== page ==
Please click on any of the photographs for a better view, they look rather dark here on the page.
Even on the treadmill at the gym, I position myself on one of the machines near a window where I can see a short run of screening pine trees they've planted to separate the tennis courts from the playing fields and picture myself walking through them into more dense deciduous woodland beyond. I just cannot conceive of life without trees and being amongst them. I'm totally comfortable in their company and more at peace than anywhere else.
Early in the walk, a well made path runs level along the lake shore, rising steeply away from it shortly.
If I were given the option to wish myself away to anywhere, it would almost certainly be to one of my favourite woodland walks. Ideally, on a crisp, still, autumnal day with clear blue skies, fabulous views and glorious autumnal colours - even better if the woodland is deciduous or mixed and has a good smattering of beech trees. This particular day it was grey and damp, so the colours are not at their best, but I'd rather be there in rain than most other places on a nice day.
There is a habit in more recent times in managed woodland, to leave some of the trees that have either fallen naturally, or been cleared for management, to rot naturally in the woodland as they would without intervention. This then becomes a habitat to a wide range of plants and insects, adding to the health and biodiversity of the woodland.
I just love the intense array of natural sculpture nature provides us with along the way, partly from human intervention as above, to the natural abstract of the materials of the forest, as below.
The weather doesn't often play the game, but the venue is much more reliable. I don't even mind less than perfect weather, sometimes it even has its advantages, well known spots tend to be much quieter, which is always a bonus.
I don't mind walking in dampness - loving the English Lake District makes this somewhat a necessity - gentle rain certainly won't stop us from setting off - but driving rain and wind do tend to just spoil things. To quote Billy Connolly, as I have many times; "there's no such thing as bad weather, just the wrong clothing." If you attire yourself accordingly, it doesn't have to stop you enjoying the outdoors.
One of the few advantages of being that bit more mature, is that you can plan your holidays outside of school holidays when it's generally much more quiet and often the only people you pass are other mature types taking un-seasonable breaks and local dog-walkers.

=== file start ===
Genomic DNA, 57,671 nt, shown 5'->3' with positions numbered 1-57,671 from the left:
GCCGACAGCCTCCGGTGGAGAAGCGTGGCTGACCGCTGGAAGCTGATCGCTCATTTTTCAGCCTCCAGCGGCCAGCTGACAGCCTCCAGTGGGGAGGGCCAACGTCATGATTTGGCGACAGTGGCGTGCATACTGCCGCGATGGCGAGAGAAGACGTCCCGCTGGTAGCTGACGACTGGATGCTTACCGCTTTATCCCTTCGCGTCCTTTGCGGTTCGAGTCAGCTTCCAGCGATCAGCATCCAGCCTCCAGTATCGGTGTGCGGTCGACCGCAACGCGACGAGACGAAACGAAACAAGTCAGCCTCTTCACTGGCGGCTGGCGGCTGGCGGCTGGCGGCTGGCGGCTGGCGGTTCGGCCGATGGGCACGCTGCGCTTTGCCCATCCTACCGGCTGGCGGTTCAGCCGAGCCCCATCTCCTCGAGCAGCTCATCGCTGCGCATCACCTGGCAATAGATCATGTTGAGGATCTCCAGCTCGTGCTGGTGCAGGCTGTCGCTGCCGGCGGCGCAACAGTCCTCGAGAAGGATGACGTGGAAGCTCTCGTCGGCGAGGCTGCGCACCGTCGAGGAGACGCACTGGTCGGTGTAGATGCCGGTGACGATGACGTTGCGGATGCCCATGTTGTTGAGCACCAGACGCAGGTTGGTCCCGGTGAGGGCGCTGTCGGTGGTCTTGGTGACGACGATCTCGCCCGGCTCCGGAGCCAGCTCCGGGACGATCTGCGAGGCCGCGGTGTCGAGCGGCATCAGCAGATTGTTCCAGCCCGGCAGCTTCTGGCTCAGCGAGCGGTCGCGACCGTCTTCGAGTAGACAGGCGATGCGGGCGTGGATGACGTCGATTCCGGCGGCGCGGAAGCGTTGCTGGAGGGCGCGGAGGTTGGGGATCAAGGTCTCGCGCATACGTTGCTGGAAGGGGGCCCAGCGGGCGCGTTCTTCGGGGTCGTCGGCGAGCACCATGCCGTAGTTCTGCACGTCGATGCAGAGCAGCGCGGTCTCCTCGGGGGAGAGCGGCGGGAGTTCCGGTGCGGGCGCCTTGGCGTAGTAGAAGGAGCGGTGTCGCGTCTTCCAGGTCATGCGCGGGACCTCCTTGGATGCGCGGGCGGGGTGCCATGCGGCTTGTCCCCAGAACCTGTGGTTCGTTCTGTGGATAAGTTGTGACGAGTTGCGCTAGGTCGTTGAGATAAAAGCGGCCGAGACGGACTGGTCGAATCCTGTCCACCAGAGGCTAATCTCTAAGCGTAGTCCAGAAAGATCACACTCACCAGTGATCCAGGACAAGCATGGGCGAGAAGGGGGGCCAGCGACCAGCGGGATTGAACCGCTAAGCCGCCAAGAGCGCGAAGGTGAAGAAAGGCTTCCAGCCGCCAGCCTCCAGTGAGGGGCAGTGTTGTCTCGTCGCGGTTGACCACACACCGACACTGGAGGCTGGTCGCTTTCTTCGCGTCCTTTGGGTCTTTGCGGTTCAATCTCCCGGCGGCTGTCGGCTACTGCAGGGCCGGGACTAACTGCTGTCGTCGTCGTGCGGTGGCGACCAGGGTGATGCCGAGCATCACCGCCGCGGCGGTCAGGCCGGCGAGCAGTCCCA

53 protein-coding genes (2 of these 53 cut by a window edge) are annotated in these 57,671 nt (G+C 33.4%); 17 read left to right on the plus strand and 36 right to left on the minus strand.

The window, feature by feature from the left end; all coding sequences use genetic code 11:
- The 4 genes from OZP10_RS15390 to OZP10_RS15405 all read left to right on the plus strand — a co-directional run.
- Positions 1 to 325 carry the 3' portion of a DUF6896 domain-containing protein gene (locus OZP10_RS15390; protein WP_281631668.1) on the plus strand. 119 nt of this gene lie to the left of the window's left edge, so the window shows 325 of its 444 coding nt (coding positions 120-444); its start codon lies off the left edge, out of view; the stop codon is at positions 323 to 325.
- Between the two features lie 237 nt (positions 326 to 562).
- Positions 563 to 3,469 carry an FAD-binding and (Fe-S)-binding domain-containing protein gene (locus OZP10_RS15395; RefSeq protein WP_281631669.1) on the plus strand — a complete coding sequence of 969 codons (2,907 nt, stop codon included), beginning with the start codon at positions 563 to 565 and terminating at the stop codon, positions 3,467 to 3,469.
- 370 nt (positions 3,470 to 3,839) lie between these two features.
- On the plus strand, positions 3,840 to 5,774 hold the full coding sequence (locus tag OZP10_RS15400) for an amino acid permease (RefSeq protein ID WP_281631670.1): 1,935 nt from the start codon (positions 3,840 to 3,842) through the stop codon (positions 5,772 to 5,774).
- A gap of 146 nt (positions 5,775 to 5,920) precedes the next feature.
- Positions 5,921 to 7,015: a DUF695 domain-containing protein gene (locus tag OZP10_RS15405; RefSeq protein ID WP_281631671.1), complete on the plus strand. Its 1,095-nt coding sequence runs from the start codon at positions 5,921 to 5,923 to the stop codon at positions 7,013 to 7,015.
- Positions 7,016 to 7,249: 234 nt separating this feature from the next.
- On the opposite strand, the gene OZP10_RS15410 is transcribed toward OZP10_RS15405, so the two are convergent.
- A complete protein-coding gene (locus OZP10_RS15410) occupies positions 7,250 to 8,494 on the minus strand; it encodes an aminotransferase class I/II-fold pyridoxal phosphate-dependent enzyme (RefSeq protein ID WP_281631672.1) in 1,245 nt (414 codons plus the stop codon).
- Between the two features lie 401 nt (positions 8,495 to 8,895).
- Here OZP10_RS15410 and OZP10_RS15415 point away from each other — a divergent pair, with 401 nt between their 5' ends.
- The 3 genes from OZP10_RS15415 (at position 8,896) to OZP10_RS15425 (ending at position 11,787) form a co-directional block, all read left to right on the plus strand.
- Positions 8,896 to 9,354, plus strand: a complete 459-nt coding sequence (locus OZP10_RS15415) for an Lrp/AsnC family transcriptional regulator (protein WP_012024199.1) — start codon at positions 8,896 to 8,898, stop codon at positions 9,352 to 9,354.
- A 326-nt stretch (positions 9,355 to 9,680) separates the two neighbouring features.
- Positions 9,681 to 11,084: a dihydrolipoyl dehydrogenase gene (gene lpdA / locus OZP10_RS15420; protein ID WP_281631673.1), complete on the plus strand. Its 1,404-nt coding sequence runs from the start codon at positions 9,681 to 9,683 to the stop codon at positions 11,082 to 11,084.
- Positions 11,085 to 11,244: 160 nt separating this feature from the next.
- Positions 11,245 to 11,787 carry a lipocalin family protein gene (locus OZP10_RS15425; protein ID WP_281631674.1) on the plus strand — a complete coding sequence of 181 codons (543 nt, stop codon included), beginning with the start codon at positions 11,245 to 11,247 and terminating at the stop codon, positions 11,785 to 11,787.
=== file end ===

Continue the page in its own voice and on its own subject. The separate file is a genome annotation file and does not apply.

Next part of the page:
Being a lover of and regular visitor to the Lake District, weather does tend to be a factor close to your heart, but we've had atrocious weather in summer and lovely weather in spring and autumn, even winter, so the time of year actually seems to matter little - you get what you get.
We've just returned from a 4 day break there, it was supposed to have been the start of our 2 week annual holiday, but a whole batch of assorted circumstances meant we had to downgrade it to a short break instead this time. And after a recent health scare and resulting hospital treatment, I was a little below par and my walking a tad less robust, but it actually made my time amongst the trees even more precious, valued and needed. It did me a world of good - woodland rarely fails to restore me.
There are a couple of sweet chestnut trees along this particular path and at this time of year they're just falling off and opening on the ground. They're fabulous to look at, nestled amongst fallen leaves, but decidedly hostile for handling. Last year I made the mistake of putting some in a bag to use as photo props, but having strapped it to my camera bag was like a pin cushion when I got back to the car - those interlocking randomly angled spines are incredibly effective defensive weapons.
The photographs on this page were all taken on one walk on Monday along the western shore of Windermere - the largest lake in the English Lake District. The eastern shore is the main holiday area and the best know to most people, but we love the other side - it's densely wooded and much quieter. This particular estate is owned and managed by the National Trust.
This particular favourite walk, of just under 3 miles, starts flat along the side of the lake and rises and undulates through mixed and established woodland slightly off the lake, dropping back to the lake after about a mile and a third or so - it's rather more steep in places than the photographs would have you believe.
We have a habit of getting to the point where the path meets a small beach with lots of large rocks, where we perch awhile, watch the boats, feeds some ducks, take some refreshments and then return, whence we came, for lunch back at the car park.
I just love being amongst this sort of mixed and elderly woodland and it's especially gorgeous in autumn where the mix of beech and oak amongst a whole selection of different spruce and pines makes it an interesting and varied scene.